Gov. Phil Murphy and the state’s legislative leaders, Senate President Nicholas Scutari and Assembly Speaker Craig Coughlin, have reached an agreement to suspend New Jersey’s sales tax on certain back to school items from August 27 to September 5 as inflation issues have become the top concern of voters across the nation.
“This program will cut the cost for the most essential items needed for educational success and help make New Jersey more affordable for our students and families.” said Murphy, who made the announcement in Red Bank with their local lawmaker, State Sen. Vin Gopal (D-Long Branch) at his side.
The proposal will suspend the sales tax on certain back-to-school items, including computers, school supplies, textbooks and sports equipment.
“Make no mistake about it, this is the [legislature’s] direct attack on inflation,” Scutari stated.
But Republicans were quick to criticize to the proposal calling it an “underwhelming gimmick” and calling for long term tax cuts.
“This is a red herring to make people think they aren’t being overtaxed when they are and continue to be with Democrats in charge,” said Assembly Minority leader John DiMaio (R-Hackettstown).
When asked about potential Republican objections to the holiday Murphy said his administration’s policies were aimed at relieving taxes for lower income families.
“While this isn’t technically means tested it certainly is directed at kids and their families when they’re going back to school” said Murphy “Our [property] tax relief is directed toward folks making up to a certain amount of income. That’s the way it should be.”
The cost of preparing for a new academic year “can weigh on a family’s wallet in a big way,” Coughlin stated.
“Our back-to-school holiday lowers the price tag of school items for the up to two million New Jersey families with children in a K-12 school, for our teachers, and for our college students,” said Coughlin, who earlier this year pledged to deliver “the largest tax relief program in our state’s history.”
Gopal, who faces a potentially tough re-election campaign in a politically competitive district, applauded the measure.
“By implementing this sales-tax holiday in the weeks before the first bell rings, we will be offering families a measure of relief from those stresses, by helping them to fill their kids’ back-to-school lists without breaking their household budgets,” he said.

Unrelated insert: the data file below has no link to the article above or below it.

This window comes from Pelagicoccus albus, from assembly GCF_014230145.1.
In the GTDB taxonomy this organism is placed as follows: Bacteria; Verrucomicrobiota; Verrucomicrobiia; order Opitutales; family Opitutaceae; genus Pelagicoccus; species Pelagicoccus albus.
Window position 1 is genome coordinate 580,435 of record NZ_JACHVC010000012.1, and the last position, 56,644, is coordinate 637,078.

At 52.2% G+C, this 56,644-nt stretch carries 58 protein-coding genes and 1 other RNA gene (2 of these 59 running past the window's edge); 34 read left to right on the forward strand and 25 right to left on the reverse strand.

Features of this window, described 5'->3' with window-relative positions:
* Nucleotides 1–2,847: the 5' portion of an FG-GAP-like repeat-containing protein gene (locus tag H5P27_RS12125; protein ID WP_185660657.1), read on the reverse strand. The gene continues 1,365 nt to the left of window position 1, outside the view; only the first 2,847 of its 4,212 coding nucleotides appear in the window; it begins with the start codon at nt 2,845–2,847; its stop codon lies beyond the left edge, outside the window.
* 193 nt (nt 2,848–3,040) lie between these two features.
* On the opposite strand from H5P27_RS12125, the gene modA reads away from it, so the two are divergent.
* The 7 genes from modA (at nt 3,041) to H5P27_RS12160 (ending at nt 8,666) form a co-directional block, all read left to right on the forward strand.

The legislative sponsors will be two South Jersey Democrats with targets on their back: State Sen. Fred Madden (D-Washington Township) and Assemblyman Paul Moriarty (D-Washington Township). Legislative redistricting made the 4th district more competitive.
The proposal is part of the fiscal year 2023 budget and is part of a wider program of tax relief pushed by the governor. Earlier this month the Governor announced his ANCHOR tax relief plan which includes $2 billion in direct property tax rebates going towards 2 million households.
Republicans responded with their own property tax rebate in the “Give it Back” program which the Governor referred to as a “tax break gimmick.” The GOP proposal has failed to advance in either chamber of the state legislature.
“I don’t think the 13 cents in sales tax savings on a $2 box of pencils that Democrats have proposed amounts to substantial relief for New Jersey families. Senate Republicans have proposed $8 billion in real tax relief in our budget plan, including $1,500 in immediate rebates, that we urge our colleagues to act upon,” said Senate Minority Leader Steve Oroho. “And do we really expect people to wait until the very last week to begin to prepare for the upcoming school year. Trenton Democrats have lost touch with reality.”